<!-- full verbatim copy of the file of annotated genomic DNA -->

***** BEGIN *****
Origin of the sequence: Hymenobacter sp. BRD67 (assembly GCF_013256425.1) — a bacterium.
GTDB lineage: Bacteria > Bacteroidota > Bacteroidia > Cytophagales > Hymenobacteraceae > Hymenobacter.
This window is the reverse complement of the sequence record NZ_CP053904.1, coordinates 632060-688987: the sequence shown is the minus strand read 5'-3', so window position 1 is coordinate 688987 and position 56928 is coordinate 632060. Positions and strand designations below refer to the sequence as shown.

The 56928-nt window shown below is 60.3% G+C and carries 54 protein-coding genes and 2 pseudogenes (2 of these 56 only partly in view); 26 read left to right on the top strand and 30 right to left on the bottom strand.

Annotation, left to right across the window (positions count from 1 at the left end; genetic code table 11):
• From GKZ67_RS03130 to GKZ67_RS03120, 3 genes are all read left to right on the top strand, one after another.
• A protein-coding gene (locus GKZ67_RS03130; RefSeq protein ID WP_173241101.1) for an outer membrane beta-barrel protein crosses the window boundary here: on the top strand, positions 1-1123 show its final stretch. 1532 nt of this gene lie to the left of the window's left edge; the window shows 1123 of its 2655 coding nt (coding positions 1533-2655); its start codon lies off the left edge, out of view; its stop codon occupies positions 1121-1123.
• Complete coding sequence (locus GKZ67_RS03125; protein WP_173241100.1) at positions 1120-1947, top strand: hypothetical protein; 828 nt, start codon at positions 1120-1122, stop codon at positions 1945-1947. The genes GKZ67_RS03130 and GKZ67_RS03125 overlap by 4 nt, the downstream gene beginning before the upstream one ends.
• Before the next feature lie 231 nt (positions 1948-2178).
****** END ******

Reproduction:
Origin of the sequence: Hymenobacter sp. BRD67 (assembly GCF_013256425.1) — a bacterium.
GTDB lineage: Bacteria > Bacteroidota > Bacteroidia > Cytophagales > Hymenobacteraceae > Hymenobacter.
This window is the reverse complement of the sequence record NZ_CP053904.1, coordinates 632060-688987: the sequence shown is the minus strand read 5'-3', so window position 1 is coordinate 688987 and position 56928 is coordinate 632060. Positions and strand designations below refer to the sequence as shown.

The 56928-nt window shown below is 60.3% G+C and carries 54 protein-coding genes and 2 pseudogenes (2 of these 56 only partly in view); 26 read left to right on the top strand and 30 right to left on the bottom strand.

Annotation, left to right across the window (positions count from 1 at the left end; genetic code table 11):
• From GKZ67_RS03130 to GKZ67_RS03120, 3 genes are all read left to right on the top strand, one after another.
• A protein-coding gene (locus GKZ67_RS03130; RefSeq protein ID WP_173241101.1) for an outer membrane beta-barrel protein crosses the window boundary here: on the top strand, positions 1-1123 show its final stretch. 1532 nt of this gene lie to the left of the window's left edge; the window shows 1123 of its 2655 coding nt (coding positions 1533-2655); its start codon lies off the left edge, out of view; its stop codon occupies positions 1121-1123.
• Complete coding sequence (locus GKZ67_RS03125; protein WP_173241100.1) at positions 1120-1947, top strand: hypothetical protein; 828 nt, start codon at positions 1120-1122, stop codon at positions 1945-1947. The genes GKZ67_RS03130 and GKZ67_RS03125 overlap by 4 nt, the downstream gene beginning before the upstream one ends.
• Before the next feature lie 231 nt (positions 1948-2178).